Inslee isn't overstating the high stakes this involves. But powerful forces are pushing for these five coal export terminals (or maybe six if talk of a new rail line to Eureka California come to fruition). With domestic consumption dropping Big Coal sees exports as their lifeline, and especially cheap Federally subsidized coal from the Powder River Basin shipped through these proposed ports to Asia. Turning our region into one section of their coal chute across the Pacific. And big coal continues to get their ducks in a row to do just that.
Crow Tribe Signs Coal Deal with Wyoming Company

  By Matthew Brown

CROW AGENCY — Leaders of the Crow Tribe agreed Thursday to give a Wyoming mining company rights to lease an estimated 1.4 billion tons of coal beneath the tribe's land in southeastern Montana.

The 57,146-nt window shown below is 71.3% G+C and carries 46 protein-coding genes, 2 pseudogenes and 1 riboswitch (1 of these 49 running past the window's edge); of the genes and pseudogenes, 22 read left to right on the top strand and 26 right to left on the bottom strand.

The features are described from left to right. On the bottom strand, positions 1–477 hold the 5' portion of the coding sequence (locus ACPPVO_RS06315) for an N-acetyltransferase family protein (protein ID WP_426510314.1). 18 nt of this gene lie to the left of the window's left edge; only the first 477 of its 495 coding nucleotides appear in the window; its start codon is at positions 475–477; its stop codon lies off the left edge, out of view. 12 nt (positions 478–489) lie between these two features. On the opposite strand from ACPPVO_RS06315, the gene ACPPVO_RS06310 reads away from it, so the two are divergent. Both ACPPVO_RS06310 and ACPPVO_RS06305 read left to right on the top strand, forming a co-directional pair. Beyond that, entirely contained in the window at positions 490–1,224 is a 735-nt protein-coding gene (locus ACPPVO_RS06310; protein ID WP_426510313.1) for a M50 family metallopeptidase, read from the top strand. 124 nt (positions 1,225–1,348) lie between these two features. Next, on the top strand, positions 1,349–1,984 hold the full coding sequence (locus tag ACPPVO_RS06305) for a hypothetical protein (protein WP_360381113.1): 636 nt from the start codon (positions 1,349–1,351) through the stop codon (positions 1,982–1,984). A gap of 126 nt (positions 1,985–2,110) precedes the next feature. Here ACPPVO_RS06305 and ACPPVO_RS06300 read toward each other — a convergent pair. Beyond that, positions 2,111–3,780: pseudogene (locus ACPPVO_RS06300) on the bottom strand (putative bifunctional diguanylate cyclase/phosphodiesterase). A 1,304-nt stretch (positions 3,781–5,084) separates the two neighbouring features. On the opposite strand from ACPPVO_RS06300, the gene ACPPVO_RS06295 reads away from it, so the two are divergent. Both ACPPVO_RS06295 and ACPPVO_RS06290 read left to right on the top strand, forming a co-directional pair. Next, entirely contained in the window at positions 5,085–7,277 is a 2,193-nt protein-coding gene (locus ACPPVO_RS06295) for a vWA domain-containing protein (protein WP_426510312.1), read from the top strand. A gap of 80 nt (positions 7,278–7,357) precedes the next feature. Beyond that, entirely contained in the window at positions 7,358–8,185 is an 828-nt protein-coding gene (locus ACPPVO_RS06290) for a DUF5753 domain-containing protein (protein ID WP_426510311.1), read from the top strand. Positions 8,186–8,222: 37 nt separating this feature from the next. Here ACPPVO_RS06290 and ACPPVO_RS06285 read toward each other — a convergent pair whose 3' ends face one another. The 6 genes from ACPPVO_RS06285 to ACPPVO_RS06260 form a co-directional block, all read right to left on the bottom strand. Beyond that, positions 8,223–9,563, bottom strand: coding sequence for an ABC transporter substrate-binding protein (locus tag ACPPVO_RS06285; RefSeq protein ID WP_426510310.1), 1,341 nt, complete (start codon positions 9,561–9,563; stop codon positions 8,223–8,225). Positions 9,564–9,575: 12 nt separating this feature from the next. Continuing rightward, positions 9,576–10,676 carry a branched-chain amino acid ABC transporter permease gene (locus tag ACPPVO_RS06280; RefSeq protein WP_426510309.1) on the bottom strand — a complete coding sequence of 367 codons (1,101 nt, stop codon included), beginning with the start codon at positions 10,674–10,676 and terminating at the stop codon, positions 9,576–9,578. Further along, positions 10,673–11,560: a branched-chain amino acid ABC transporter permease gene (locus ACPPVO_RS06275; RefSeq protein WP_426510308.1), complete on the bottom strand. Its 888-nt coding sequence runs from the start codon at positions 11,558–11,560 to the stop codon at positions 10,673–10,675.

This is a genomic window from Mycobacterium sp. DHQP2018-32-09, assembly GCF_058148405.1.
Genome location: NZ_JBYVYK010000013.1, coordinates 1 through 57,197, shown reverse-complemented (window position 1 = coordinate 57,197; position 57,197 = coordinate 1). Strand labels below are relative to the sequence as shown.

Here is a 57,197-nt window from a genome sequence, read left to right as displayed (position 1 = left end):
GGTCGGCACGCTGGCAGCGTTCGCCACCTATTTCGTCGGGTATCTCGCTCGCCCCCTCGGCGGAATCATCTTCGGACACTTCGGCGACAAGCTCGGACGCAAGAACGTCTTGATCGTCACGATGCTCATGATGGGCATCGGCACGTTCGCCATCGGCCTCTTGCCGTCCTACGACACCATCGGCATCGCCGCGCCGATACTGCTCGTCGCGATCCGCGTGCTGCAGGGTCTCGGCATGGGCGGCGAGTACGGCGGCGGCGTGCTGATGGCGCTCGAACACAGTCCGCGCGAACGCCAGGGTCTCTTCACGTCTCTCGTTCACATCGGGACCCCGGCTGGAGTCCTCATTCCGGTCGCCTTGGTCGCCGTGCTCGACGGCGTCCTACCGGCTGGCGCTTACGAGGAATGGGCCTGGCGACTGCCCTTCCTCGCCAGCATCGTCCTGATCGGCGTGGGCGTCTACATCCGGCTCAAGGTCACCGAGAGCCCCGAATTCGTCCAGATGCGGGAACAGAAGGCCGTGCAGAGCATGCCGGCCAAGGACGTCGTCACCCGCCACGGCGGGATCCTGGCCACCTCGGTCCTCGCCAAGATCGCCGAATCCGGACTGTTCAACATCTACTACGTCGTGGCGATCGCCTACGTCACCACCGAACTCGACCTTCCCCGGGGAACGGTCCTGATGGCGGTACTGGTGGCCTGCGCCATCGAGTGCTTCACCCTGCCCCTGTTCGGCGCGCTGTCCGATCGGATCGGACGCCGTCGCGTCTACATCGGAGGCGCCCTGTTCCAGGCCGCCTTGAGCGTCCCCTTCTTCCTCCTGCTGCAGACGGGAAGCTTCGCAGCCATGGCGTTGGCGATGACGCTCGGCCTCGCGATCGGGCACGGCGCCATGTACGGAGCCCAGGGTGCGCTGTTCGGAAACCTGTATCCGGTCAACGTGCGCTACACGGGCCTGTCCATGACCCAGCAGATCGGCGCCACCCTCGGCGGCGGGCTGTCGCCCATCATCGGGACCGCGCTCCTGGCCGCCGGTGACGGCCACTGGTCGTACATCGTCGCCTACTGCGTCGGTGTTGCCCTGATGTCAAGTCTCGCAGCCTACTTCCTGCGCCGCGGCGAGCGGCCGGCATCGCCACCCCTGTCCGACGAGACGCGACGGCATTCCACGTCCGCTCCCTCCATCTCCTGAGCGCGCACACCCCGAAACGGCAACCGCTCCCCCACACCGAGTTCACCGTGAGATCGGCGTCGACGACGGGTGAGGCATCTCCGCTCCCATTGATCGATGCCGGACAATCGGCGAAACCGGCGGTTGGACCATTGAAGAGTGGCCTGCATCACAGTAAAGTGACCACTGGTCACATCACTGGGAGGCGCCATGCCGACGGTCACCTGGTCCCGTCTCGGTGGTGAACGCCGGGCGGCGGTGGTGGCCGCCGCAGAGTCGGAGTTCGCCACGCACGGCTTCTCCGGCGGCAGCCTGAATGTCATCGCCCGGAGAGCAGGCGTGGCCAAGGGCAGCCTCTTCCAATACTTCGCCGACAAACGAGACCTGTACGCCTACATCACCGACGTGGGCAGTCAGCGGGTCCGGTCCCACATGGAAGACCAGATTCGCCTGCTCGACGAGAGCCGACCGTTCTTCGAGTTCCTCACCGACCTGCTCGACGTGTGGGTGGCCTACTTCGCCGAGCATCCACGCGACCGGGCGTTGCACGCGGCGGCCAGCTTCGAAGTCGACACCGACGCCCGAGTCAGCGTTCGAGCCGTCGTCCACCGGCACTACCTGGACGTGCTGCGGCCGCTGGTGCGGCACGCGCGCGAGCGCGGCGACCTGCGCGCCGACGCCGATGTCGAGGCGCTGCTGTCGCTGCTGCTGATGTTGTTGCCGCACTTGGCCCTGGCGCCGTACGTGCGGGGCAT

The deal with Cloud Peak Energy involves more coal than the U.S. consumes annually, and revives stalled efforts to expand mining on the impoverished, 2.2 million-acre reservation.

That should give you some idea just how much coal they want to haul out of the Powder River Basin. Just one planned new mine would produce "more coal than the U.S. consumes annually"
Cloud Peak chief executive Colin Marshall said it could take five years to develop a mine that would produce up to 10 million tons of coal annually. Other mines are also possible in the leased areas, he said.

But whether anything gets built will be tied closely to the fate of pending coal port proposals in Oregon and Washington state, he said.

"If a coal port is developed, then this mine will go ahead and bring us the prosperity we are both looking for," Marshall said.